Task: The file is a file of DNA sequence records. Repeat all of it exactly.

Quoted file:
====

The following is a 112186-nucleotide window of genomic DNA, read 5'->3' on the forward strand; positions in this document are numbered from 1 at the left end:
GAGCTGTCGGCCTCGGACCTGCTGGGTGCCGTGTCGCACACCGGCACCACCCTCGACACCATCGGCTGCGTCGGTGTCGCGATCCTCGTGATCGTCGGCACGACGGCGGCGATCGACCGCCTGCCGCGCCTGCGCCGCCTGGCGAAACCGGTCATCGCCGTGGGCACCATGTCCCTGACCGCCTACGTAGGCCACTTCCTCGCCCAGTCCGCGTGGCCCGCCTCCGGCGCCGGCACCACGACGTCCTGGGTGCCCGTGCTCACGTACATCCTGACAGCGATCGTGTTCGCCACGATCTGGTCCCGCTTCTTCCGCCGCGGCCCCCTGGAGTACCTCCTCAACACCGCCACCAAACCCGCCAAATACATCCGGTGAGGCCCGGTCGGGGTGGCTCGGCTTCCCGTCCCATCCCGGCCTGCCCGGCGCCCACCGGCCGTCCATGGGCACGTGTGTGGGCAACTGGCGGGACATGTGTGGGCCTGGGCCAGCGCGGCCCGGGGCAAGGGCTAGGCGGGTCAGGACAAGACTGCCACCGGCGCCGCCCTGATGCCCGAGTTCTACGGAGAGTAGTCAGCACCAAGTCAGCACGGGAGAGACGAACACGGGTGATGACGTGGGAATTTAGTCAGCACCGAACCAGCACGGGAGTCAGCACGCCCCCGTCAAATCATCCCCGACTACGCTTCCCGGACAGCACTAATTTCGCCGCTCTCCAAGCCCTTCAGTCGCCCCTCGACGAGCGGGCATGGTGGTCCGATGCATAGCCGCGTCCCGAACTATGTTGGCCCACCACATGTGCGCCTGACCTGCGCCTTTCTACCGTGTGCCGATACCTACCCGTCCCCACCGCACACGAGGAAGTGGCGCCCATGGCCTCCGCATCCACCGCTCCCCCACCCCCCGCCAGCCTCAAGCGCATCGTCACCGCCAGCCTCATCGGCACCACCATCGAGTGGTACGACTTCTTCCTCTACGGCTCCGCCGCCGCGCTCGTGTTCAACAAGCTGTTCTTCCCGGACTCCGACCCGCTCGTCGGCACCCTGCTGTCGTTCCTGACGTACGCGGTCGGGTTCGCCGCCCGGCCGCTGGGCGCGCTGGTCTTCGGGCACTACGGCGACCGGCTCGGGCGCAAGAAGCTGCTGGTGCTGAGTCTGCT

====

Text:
The following is a 112186-nucleotide window of genomic DNA, read 5'->3' on the forward strand; positions in this document are numbered from 1 at the left end:
GAGCTGTCGGCCTCGGACCTGCTGGGTGCCGTGTCGCACACCGGCACCACCCTCGACACCATCGGCTGCGTCGGTGTCGCGATCCTCGTGATCGTCGGCACGACGGCGGCGATCGACCGCCTGCCGCGCCTGCGCCGCCTGGCGAAACCGGTCATCGCCGTGGGCACCATGTCCCTGACCGCCTACGTAGGCCACTTCCTCGCCCAGTCCGCGTGGCCCGCCTCCGGCGCCGGCACCACGACGTCCTGGGTGCCCGTGCTCACGTACATCCTGACAGCGATCGTGTTCGCCACGATCTGGTCCCGCTTCTTCCGCCGCGGCCCCCTGGAGTACCTCCTCAACACCGCCACCAAACCCGCCAAATACATCCGGTGAGGCCCGGTCGGGGTGGCTCGGCTTCCCGTCCCATCCCGGCCTGCCCGGCGCCCACCGGCCGTCCATGGGCACGTGTGTGGGCAACTGGCGGGACATGTGTGGGCCTGGGCCAGCGCGGCCCGGGGCAAGGGCTAGGCGGGTCAGGACAAGACTGCCACCGGCGCCGCCCTGATGCCCGAGTTCTACGGAGAGTAGTCAGCACCAAGTCAGCACGGGAGAGACGAACACGGGTGATGACGTGGGAATTTAGTCAGCACCGAACCAGCACGGGAGTCAGCACGCCCCCGTCAAATCATCCCCGACTACGCTTCCCGGACAGCACTAATTTCGCCGCTCTCCAAGCCCTTCAGTCGCCCCTCGACGAGCGGGCATGGTGGTCCGATGCATAGCCGCGTCCCGAACTATGTTGGCCCACCACATGTGCGCCTGACCTGCGCCTTTCTACCGTGTGCCGATACCTACCCGTCCCCACCGCACACGAGGAAGTGGCGCCCATGGCCTCCGCATCCACCGCTCCCCCACCCCCCGCCAGCCTCAAGCGCATCGTCACCGCCAGCCTCATCGGCACCACCATCGAGTGGTACGACTTCTTCCTCTACGGCTCCGCCGCCGCGCTCGTGTTCAACAAGCTGTTCTTCCCGGACTCCGACCCGCTCGTCGGCACCCTGCTGTCGTTCCTGACGTACGCGGTCGGGTTCGCCGCCCGGCCGCTGGGCGCGCTGGTCTTCGGGCACTACGGCGACCGGCTCGGGCGCAAGAAGCTGCTGGTGCTGAGTCTGCT